Instrument usage and operator error. Measuring the characteristics of an invisible, changeable gas, using instruments that may perform within spec for a limited time, or in a narrow range of conditions, puts the responsibility on the operator to understand each test tool’s limitations and to maintain and use those instruments correctly.

What is avoidable operator error? Consider what could happen if a technician drove to a job site to assess indoor air quality. In the middle of winter, this tech left his instruments in his unheated garage over night. Carrying the chilled instruments into the job site, he ran a quick temperature check.

The results are way off. The temperature tester's electronic circuits are accurate only within a specified temperature range, and the instrument is still very cold. Only by letting the tool warm up to room temperature will this tech get the accurate result he’s after.

Specifications and the spec sheet

Every measurement is based on our belief that the instrument is going to give us the “real” reading. Specifications quantify both the likelihood of getting accurate readings and the risk of seeing inaccurate readings.

A specifications document is a clearly written description of an instrument's performance. It should quantify the instrument’s capabilities objectively, under well-defined operating conditions.

Good specifications will be complete, identifying all factors that affect the instrument’s ability to deliver accurate measurements. For air quality instruments, such factors could include humidity, temperature, altitude and air pressure. Specifications should also be clear and objective. You should expect that the information is both accurate and complete.

The spec sheet should identify measurement uncertainty specs and modifiers that affect the uncertainty, as well as operating limits (such as temperature) that constrain the environment in which the uncertainty specifications will hold true.

Drift and test tool calibration

Time and temperature are crucial for determining uncertainty. Electronic components experience small changes (or “drift”) over time. The electrochemical nature of some air quality sensors makes their readings even more likely to drift over time. Because of drift, test instrument uncertainties are valid only for a specified period of time, which usually coincides with the recommended calibration cycle. At calibration, the clock starts over again and the uncertainties are valid for another period.

Temperature affects the performance of every component in an instrument. Instrument designers make every effort to build circuits that compensate for temperature variation. The ability to operate at various temperatures is captured in a specified operating range and is often accompanied by a temperature coefficient.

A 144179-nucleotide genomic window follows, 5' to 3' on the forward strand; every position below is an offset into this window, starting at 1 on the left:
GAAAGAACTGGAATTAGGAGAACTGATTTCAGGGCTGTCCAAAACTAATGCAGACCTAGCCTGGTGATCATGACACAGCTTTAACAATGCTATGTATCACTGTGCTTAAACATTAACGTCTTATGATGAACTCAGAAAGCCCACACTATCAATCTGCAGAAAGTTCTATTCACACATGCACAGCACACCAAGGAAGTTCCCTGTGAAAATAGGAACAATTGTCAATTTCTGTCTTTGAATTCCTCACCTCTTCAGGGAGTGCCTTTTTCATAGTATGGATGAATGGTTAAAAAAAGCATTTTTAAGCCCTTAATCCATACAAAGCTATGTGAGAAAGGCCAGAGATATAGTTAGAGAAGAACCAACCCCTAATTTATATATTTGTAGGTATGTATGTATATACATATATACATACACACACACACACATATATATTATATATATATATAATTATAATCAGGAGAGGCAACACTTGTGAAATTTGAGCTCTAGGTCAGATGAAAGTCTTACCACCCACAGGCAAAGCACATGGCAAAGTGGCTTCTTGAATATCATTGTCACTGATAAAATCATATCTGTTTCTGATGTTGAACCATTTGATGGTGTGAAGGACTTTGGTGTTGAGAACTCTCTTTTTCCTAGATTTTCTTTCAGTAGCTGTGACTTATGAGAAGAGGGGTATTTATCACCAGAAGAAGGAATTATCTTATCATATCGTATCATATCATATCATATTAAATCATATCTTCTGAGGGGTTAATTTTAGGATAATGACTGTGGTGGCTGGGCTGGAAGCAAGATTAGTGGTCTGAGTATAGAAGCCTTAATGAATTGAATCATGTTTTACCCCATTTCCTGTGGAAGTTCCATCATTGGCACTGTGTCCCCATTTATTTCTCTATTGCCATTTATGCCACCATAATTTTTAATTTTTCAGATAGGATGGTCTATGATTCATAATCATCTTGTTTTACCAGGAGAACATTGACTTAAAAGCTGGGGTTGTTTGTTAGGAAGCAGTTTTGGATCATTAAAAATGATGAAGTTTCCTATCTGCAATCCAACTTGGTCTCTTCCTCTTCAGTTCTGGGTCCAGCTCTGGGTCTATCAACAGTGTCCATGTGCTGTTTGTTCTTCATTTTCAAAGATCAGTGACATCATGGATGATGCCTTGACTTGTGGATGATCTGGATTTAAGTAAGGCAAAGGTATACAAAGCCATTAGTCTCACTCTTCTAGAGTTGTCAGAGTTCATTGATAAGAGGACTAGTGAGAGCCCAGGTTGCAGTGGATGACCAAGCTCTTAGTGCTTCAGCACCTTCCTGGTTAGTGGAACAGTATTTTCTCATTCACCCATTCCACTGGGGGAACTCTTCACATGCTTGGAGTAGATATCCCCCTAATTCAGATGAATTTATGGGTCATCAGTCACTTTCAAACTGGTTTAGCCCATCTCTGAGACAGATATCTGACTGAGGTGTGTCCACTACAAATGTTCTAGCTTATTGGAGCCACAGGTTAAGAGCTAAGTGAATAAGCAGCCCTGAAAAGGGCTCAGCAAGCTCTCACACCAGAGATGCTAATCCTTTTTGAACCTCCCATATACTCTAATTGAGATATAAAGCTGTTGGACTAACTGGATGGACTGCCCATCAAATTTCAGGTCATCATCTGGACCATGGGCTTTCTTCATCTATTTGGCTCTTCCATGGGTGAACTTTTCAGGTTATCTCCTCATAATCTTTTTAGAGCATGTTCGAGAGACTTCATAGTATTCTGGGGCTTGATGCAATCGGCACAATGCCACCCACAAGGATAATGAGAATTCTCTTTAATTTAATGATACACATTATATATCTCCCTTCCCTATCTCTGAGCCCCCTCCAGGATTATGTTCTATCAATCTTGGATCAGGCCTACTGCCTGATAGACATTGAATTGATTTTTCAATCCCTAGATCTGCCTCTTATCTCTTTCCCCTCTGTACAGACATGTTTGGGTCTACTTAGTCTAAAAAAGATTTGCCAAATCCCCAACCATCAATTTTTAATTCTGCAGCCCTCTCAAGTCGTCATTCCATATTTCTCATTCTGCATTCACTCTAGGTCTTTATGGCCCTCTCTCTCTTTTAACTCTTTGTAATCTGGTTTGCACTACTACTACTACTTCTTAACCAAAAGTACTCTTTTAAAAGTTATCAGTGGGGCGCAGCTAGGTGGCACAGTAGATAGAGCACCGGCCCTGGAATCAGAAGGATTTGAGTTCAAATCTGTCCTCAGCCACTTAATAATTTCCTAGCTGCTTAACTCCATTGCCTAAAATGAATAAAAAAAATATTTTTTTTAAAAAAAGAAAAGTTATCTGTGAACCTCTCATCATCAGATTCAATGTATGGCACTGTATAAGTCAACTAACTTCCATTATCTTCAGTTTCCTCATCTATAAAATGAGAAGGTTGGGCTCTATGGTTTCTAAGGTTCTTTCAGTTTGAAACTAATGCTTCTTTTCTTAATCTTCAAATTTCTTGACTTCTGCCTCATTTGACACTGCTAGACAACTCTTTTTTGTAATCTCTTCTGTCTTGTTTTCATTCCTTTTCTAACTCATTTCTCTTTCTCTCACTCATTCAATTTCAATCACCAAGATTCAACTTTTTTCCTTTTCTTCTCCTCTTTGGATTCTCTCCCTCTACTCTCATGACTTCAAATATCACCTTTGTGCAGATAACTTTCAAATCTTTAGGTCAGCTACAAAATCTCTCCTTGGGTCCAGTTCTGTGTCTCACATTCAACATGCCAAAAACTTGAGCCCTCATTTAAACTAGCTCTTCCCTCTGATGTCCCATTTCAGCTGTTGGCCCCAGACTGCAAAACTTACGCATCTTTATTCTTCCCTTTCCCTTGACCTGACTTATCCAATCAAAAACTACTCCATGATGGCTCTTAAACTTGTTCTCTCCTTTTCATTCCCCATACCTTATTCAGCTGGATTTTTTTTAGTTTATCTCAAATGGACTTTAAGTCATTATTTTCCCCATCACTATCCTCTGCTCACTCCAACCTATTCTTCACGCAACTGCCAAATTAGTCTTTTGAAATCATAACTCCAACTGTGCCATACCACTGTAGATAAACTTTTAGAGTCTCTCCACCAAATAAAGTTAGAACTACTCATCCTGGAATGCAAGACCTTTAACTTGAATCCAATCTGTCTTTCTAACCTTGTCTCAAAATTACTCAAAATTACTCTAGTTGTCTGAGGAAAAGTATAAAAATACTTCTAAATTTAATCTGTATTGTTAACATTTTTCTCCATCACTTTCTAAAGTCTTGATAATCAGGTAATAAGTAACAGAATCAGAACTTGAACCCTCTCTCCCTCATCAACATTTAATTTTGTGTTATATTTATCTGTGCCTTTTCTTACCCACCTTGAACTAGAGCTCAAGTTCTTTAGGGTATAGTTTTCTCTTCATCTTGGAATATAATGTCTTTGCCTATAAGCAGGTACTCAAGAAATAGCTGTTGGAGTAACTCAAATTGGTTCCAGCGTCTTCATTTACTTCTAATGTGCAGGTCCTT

Instruments are designed to deliver measurements within a specific temperature range, generally around room temperature. Outside that range, results will deviate. It may be possible to calculate an adjustment factor or temperature modifier for use in adjusting results obtained in these conditions. The user should review instrument documentation or consult the manufacturer to determine how changing environmental conditions affect instrument performance, and how to compensate.

Other environmental factors, such as storage temperature, humidity, air density, and electromagnetic radiation, can also affect uncertainty.

There are a number of steps air quality professionals can take to prevent these performance characteristics from adversely affecting their results.

First, they should seek out, evaluate and compare manufacturers’ claims regarding instrument accuracy and stability. As mentioned above, not all specs are equal. This review should also include an evaluation of each manufacturer’s reputation for quality and performance.

After the user has chosen an instrument, it is important to keep that tool properly calibrated in accordance with manufacturer’s instructions. Unlike a yardstick, an air quality test instrument’s performance will change over time. Calibration and, when necessary, replacement of out-of-date or worn-out sensors will bring the tool back to peak performance. If renting, ask to see up-to-date proof of calibration for the instruments you will use.

Air temperature

Sensor technologies. Though household thermometers may employ expanding liquid (alcohol or mercury) or a bimetallic strip attached to a pointer, professional instruments generally use one of two sensor technologies: the thermocouple or the bead thermistor.

Most common in the service industry is the thermocouple, which looks like a bead on the end of two wires. The sensor is a combination of two metals that when joined together and presented with a temperature, creates a voltage differential across the connected wires. Thermocouples have little mass and therefore respond quickly to temperature changes. This is significant when measuring air, a gas with relatively low density and limited ability to quickly heat or cool a material.